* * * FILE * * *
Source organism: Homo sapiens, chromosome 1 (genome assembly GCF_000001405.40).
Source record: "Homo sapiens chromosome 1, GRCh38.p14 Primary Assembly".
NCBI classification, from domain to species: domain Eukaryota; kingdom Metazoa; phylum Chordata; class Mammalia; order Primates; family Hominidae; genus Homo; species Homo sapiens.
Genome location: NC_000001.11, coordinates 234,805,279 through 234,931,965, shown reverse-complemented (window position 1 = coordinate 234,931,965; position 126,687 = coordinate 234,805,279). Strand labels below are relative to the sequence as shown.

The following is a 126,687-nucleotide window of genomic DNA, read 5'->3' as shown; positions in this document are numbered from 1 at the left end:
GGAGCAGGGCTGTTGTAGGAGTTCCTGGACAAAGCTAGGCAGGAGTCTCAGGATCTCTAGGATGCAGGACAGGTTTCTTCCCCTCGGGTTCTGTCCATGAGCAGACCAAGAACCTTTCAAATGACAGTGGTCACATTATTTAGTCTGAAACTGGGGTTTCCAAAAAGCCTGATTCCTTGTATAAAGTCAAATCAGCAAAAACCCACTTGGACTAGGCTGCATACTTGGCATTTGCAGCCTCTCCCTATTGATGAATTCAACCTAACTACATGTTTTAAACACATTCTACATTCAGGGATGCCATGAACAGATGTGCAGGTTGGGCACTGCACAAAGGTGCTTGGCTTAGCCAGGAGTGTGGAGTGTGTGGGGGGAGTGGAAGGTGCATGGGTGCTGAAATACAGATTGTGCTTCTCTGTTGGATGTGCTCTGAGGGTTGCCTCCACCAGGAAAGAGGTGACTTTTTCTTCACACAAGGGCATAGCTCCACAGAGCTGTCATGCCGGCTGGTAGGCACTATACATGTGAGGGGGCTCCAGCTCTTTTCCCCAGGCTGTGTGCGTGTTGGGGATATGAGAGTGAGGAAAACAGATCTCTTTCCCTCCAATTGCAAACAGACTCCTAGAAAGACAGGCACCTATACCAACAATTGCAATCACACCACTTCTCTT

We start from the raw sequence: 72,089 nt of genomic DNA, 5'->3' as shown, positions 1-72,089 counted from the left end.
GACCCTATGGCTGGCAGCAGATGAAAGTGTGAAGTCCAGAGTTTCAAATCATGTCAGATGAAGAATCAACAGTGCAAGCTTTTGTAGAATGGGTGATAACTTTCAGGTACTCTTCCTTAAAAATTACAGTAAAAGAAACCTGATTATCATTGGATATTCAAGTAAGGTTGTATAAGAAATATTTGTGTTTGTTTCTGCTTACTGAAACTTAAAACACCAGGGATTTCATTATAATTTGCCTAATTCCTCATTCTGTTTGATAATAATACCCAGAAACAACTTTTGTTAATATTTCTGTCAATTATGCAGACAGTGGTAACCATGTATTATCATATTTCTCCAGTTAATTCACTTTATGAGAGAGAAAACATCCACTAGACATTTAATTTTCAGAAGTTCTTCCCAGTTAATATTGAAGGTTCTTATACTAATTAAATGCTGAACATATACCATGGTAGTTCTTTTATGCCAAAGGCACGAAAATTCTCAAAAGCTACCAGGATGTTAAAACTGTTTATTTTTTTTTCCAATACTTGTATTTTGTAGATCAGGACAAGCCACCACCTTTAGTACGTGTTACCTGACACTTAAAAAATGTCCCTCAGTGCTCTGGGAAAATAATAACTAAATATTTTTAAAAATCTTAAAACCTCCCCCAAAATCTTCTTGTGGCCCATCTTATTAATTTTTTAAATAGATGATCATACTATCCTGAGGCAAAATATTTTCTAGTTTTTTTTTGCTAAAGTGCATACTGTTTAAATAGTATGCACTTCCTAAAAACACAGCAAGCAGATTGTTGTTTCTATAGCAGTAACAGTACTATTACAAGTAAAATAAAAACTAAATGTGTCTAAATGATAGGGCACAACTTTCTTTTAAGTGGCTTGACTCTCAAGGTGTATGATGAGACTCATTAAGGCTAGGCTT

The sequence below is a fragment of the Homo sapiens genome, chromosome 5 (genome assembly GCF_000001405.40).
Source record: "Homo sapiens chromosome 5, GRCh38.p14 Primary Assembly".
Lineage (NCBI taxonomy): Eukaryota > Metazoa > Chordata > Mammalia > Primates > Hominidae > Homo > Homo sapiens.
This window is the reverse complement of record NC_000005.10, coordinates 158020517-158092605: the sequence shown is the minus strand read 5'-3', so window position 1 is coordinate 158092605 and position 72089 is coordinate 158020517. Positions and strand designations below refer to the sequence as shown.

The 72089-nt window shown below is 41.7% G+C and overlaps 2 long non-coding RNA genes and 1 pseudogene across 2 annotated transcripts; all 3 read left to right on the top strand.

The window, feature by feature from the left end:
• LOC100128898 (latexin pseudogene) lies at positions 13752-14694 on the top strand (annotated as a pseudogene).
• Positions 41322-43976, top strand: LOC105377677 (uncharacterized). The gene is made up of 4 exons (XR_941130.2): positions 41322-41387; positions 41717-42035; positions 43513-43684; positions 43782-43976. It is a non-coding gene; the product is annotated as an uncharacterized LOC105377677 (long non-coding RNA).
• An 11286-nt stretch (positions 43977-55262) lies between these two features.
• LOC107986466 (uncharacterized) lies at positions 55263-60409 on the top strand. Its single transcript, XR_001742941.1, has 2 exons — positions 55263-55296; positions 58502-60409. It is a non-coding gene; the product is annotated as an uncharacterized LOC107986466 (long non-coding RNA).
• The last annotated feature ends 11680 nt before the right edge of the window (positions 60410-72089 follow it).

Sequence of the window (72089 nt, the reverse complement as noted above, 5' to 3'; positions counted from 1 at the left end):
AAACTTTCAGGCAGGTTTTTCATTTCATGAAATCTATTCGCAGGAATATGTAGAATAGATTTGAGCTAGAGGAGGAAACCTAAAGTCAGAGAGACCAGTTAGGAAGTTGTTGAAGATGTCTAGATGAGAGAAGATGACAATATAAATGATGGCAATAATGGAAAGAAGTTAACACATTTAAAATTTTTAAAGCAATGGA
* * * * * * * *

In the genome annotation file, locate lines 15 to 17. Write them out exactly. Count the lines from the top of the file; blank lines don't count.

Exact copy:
• LOC100128898 (latexin pseudogene) lies at positions 13752-14694 on the top strand (annotated as a pseudogene).
• Positions 41322-43976, top strand: LOC105377677 (uncharacterized). The gene is made up of 4 exons (XR_941130.2): positions 41322-41387; positions 41717-42035; positions 43513-43684; positions 43782-43976. It is a non-coding gene; the product is annotated as an uncharacterized LOC105377677 (long non-coding RNA).
• An 11286-nt stretch (positions 43977-55262) lies between these two features.